So last night I was thinking of a way to improve my team’s drive train, when I had an idea. We usually use a 6 wheeled tank drive, with 2, 6" plaction wheels in the center lowered 1/8", with 4 standard FIRST wheels on the outside, with each wheel connected by chain.
My idea was this: A similar drive train, using 6" PLaction wheels in the center, lowered 1/8", but with Andymark trick wheels on the outsides instead of the standard FIRST wheels.
Has anybody tried this? Anything to change? Should all wheels be connected via chain, or only the center wheels powered?
We’re going to try a WCD next year, so will that affect anything?
What are you trying to improve? What is the problem you are trying to solve?
From the AndyMark web site:
Trick Wheels are the original AndyMark omni-wheel. The other, newer omni-wheels (Aluminum omni wheels and Plastic omni wheels) are improved designs, made from lessons learned after applying the Trick Wheel to various applications. These wheels carry a high price because inventory on them is kept low.
If you implement a 6-wheel skid properly, you shouldn’t need more maneuverability. Take a look at 254’s drivetrain if you want a WCD; they are very maneuverable without sacrificing the vital side-to-side static friction that allows you to resist pushing. In other words, you should probably go with all traction wheels.
As for the wheels, basically pick any omni wheel that isn’t an andymark trick wheel. Personally, I like the plastic ones. They aren’t too expensive, they’re robust, and I haven’t heard of any common failures.
Be careful. There is a point at which the robot becomes much too easy to turn, and you will start having issues with the simple things like driving straight or driving while being defended.
Also, make sure you experiment ahead of time. All 6" wheels are not exactly 6", and all 4" wheels are not exactly 4": they sit on the ground differently. We found this when we didn’t pay attention to the 4" plaction and the 4" omnis from Andy Mark.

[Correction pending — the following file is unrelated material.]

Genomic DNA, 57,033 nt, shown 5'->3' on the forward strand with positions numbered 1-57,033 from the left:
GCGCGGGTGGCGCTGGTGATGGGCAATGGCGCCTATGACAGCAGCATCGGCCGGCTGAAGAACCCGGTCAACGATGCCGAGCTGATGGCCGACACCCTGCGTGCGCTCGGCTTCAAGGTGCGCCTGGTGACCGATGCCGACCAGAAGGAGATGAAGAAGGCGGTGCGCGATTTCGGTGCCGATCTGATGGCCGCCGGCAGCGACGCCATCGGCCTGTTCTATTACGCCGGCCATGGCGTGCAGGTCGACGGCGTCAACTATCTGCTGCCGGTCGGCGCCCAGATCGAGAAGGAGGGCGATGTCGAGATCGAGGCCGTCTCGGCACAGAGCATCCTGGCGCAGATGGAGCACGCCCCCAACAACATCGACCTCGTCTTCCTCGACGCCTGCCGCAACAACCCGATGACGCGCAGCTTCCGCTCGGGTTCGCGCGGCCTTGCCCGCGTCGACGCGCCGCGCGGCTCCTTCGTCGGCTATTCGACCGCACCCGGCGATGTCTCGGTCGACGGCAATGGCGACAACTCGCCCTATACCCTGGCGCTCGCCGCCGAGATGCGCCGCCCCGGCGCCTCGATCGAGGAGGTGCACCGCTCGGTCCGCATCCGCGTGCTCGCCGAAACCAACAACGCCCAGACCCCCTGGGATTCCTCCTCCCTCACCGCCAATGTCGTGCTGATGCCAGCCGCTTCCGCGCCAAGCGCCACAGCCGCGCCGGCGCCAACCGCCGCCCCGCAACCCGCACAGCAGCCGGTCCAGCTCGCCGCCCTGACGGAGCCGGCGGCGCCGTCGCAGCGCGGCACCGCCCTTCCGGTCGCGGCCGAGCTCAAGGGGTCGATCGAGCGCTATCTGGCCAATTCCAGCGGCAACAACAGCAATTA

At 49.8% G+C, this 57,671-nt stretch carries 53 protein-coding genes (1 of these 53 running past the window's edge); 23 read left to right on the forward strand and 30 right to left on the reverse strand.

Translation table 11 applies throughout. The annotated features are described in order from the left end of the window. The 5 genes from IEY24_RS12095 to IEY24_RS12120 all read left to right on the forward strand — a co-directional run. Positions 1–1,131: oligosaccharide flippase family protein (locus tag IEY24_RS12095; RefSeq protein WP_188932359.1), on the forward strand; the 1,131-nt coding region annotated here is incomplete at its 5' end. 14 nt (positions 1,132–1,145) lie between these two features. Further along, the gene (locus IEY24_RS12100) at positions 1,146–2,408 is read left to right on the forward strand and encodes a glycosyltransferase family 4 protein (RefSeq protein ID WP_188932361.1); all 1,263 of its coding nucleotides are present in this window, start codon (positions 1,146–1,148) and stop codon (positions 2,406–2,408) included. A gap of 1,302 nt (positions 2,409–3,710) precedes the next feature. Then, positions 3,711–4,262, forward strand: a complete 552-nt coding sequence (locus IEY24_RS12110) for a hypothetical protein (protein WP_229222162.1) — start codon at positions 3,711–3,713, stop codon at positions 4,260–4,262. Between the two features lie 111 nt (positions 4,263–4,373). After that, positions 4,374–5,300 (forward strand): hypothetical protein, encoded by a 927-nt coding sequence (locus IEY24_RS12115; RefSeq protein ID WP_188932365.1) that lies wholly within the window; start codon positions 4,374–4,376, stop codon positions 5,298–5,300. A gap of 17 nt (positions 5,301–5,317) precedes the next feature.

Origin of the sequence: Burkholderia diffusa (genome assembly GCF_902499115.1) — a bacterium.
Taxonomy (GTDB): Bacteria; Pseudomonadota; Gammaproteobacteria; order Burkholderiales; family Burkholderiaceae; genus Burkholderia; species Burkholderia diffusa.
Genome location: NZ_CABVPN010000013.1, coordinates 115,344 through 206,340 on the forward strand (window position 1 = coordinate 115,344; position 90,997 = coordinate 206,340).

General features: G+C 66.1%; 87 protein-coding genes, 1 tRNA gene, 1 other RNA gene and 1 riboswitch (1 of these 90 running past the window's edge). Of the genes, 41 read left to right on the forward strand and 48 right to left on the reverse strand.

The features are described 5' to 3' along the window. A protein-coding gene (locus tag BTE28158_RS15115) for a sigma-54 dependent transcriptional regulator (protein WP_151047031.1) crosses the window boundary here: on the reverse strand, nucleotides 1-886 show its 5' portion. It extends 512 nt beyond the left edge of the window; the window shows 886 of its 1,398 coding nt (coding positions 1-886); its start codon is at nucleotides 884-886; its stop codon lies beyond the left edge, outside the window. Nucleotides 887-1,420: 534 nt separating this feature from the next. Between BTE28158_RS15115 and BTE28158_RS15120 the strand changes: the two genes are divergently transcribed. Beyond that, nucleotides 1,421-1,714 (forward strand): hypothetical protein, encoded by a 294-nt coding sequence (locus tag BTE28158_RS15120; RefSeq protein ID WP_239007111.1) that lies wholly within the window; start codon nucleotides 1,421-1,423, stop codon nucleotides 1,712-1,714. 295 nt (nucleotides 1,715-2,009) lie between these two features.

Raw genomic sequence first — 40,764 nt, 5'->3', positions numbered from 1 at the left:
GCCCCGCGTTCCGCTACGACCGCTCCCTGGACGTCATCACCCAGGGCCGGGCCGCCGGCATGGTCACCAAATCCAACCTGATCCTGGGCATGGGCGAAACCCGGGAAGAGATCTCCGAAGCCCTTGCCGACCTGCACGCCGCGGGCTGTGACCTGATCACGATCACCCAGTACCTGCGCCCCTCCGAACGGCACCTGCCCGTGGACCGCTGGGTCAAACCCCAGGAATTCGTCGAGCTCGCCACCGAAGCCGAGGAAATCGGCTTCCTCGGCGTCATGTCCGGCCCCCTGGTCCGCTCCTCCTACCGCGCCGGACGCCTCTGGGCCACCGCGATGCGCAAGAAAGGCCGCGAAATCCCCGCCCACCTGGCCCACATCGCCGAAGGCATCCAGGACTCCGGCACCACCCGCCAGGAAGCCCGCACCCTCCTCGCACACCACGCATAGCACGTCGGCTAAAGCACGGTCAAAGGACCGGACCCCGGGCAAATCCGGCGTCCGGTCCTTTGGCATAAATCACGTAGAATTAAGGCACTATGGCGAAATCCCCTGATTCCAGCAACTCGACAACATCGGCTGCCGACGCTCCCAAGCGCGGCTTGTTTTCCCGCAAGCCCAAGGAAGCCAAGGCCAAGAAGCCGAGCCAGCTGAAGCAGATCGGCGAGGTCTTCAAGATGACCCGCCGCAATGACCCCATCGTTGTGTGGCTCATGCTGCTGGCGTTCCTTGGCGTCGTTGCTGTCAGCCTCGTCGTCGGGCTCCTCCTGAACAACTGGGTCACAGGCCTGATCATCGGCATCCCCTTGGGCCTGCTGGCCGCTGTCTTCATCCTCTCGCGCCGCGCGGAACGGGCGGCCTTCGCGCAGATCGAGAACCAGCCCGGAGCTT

we did exactly this, and i would recommend against it. 6 wheel drive with the outer wheels as omnis turns way to fast and is difficult to control without a lot of driver practice.
AM trick wheels are not what i would recommend, the plastic omnis are excellent in the 6 inch size, and they are also not quiet 6 inches, they are actually 5.94 if i remember right, which means you don’t need to make your center wheel lower.
if you want to make a tunable robot, i would take a look ate 1986 team titanium’s robot from this year, they used an 8 wheel tank drive, with omni wheels on the ends, and were amazing, because it still has 4 traction wheels, it doesnt turn too easy, but turns better than a standard tank drive.
you might try reducing your gear ratio some if you want to turn better, even just 5 percent will make all the difference in the world.
if you want to use omni wheels on the ends, use 8 wheels total, 6 turns way to easy and its easy to get spun, and the plastic omni wheels are the best option as far as cheap, versitile, durrible, and lightweight.
Edit: here is a video showing 1986’s drive train, if you want an drive with omni corners to learn from, theirs is very good.
Contact me and let me know when and where your team is meeting. I should be able to help with this. Your mentors should have all of my contact info. If not, just PM me here and we will set something up.
If you do opt for the omnis, you’ll want to remove the drop from the center wheel.
The reason why: if you leave the drop in there, you shortened your wheelbase (the point of the drop), while simultaneously making it easier to turn the resulting 4WD (the point of the omnis is to make the 6WD easier to turn). It’ll most likely try to act like a 2WD, which is really easy to turn, but might not be the best with traction.
What I might suggest instead would be to:
Increase the center drop slightly. This will pick the “up” set of wheels up just a little bit more, resulting in less scrub from them.